Forgiving as God has Forgiven Us

I was doing some devotional reading through Ephesians and this verse really stood out to me: “Be kind to one another, tender-hearted, forgiving each other, just as God in Christ also has forgiven you” (Eph. 4:32).  About how many times do you think you’ve come across this verse in your Bible reading and sermon hearing?  If you’re a regular Bible reader, and if you’ve been a Christian for a decent number of years, then you’ve probably come across it numerous times.  I know I have; but it can be real easy to miss the full force of such biblical truths.  We tend to keep reading and therefore neglect to meditate on such weighty commands and glorious indicatives.  Don’t we?

You do realize that this is a command, right?  Paul’s not simply giving good advice on what he thinks is going to be most beneficial in our relationships with others (especially those of the household of God).  No, he’s laying down a command for those who name the name of Christ to obey.  What is more, it’s not an empty, groundless command.  As is true of all of Paul’s commands, he grounds it in something.  What does Paul ground this command in?

…The gospel!  Look at it again: “Be kind to one another, tender-hearted, forgiving each other, [that’s the command] just as God in Christ also has forgiven you [that’s the gospel; the indicative].”  This is huge!  The way in which we relate to others — in this case, showing kindness, gentleness, and forbearance — is to be according to the way in which God has related to us in and through His Son, Jesus Christ.  You see, it’s pretty easy to forgive someone when they openly confess to us and ask for forgiveness.  In other words, they’re actively seeking reconciliation; restored relationship.  (Of course, how frequently do we continue to contain resentment and hold grudges for that person?  That, of course, is not true forgiveness).  But here’s the reality of the situation.  We didn’t go to God seeking reconciliation.  We didn’t go to Him while He was far off, pouring out our hearts to Him in remorseful words.  No, we were His enemies, actively engaged in rebellion and hostility.  We were the offending party, yet it was God who sought us and redeemed us through the blood of Christ’s cross.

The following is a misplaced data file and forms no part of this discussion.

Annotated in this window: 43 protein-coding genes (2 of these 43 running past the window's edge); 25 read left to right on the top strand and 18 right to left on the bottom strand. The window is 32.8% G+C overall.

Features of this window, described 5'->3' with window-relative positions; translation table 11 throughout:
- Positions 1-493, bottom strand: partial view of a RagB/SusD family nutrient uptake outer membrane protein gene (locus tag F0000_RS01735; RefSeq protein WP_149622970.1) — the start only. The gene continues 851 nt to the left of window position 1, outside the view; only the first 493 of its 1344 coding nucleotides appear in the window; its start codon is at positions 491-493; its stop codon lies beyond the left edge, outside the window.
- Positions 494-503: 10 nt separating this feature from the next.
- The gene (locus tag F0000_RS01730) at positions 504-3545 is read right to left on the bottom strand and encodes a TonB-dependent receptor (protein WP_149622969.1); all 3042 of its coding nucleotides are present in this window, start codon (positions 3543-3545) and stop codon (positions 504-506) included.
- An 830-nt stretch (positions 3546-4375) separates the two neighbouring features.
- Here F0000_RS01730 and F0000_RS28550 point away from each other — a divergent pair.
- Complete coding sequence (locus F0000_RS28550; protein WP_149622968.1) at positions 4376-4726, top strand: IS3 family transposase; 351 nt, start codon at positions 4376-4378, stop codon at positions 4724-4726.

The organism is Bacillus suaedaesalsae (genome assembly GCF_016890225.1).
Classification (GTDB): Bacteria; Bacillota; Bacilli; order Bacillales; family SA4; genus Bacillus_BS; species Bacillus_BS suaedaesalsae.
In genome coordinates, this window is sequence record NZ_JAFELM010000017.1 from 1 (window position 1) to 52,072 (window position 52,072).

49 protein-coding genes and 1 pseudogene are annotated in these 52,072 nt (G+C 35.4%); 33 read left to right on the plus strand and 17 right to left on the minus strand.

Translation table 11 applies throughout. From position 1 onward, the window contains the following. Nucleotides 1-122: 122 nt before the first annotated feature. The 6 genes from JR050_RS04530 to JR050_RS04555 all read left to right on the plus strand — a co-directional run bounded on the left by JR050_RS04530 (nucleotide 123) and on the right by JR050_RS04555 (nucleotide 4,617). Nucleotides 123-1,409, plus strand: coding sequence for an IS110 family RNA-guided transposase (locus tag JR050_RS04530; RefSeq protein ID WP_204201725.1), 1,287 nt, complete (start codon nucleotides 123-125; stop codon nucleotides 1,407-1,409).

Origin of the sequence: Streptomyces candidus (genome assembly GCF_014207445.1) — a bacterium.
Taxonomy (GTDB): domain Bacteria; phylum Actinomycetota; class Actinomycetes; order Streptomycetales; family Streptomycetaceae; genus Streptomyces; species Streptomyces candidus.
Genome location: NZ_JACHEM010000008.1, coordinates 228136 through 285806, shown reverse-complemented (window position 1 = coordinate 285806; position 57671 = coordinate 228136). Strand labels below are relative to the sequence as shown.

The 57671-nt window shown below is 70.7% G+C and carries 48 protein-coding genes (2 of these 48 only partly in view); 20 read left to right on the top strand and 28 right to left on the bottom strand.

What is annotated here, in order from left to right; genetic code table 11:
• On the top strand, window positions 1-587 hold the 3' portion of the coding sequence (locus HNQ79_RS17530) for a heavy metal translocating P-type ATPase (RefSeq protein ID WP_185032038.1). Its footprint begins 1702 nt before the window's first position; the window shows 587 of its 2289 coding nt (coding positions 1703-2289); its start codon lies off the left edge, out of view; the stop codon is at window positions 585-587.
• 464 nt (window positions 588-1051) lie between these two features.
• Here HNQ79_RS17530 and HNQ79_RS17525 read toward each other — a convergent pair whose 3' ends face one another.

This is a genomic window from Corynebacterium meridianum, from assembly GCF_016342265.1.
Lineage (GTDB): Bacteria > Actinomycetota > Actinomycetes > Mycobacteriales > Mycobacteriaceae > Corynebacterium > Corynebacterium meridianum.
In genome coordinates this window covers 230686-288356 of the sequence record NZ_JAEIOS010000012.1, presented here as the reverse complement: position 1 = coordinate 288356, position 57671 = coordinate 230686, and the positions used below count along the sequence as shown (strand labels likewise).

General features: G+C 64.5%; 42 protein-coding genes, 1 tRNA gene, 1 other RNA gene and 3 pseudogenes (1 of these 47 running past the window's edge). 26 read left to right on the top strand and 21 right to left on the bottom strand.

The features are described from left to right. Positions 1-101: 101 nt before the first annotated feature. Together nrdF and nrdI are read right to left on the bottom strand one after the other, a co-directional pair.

For while we were still helpless, at the right time Christ died for the ungodly.  For one will hardly die for a righteous man; though perhaps for the good man someone would dare even to die.  But God demonstrates His own love toward us, in that while we were yet sinners, Christ died for us.  Much more then, having now been justified by His blood, we shall be saved from the wrath of God through Him.  For if while we were enemies we were reconciled to God through the death of His Son, much more, having been reconciled, we shall be saved by His life.  And not only this, but we also exult in God through our Lord Jesus Christ, through whom we have now received the reconciliation. (Romans 5:6-11)

This is indeed amazing grace.  God saved us, not when we were seeking to be on good terms with Him, but while we were actively rebelling against Him.  If anyone has reason not to forgive, it’s the holy and righteous Judge of the universe.  However, He has been gracious and merciful to us.  Now He calls on us to demonstrate the same kind of forgiveness to those who wrong us.  If we don’t, then what are we saying about our own salvation?  How can we appreciate the forgiveness that God has shown to us, if we’re not willing to forgive others, especially when they seek out reconciliation?  When we choose not to forgive those who have wronged us it’s as if we’re saying the following: “Look.  I’ve been in your shoes before, and grace and mercy was extended to me, of which I am eternally grateful; but I simply can’t bring myself to show that same kindness to you.  Therefore, I’m going to resent you and remain angry at you.”  Too harsh?  Not at all.  That’s exactly what we’re saying, not in words, but in action (or lack of action).

This is a truly sobering verse that should cause us to pause a while and recall God’s lovingkindness toward us in forgiving us of all our sins through the shed blood of His holy Son, in whom He was well pleased.  Oh, for grace to obey this command to forgive as God has forgiven us in Christ.

(See also Matthew 18:21-35)


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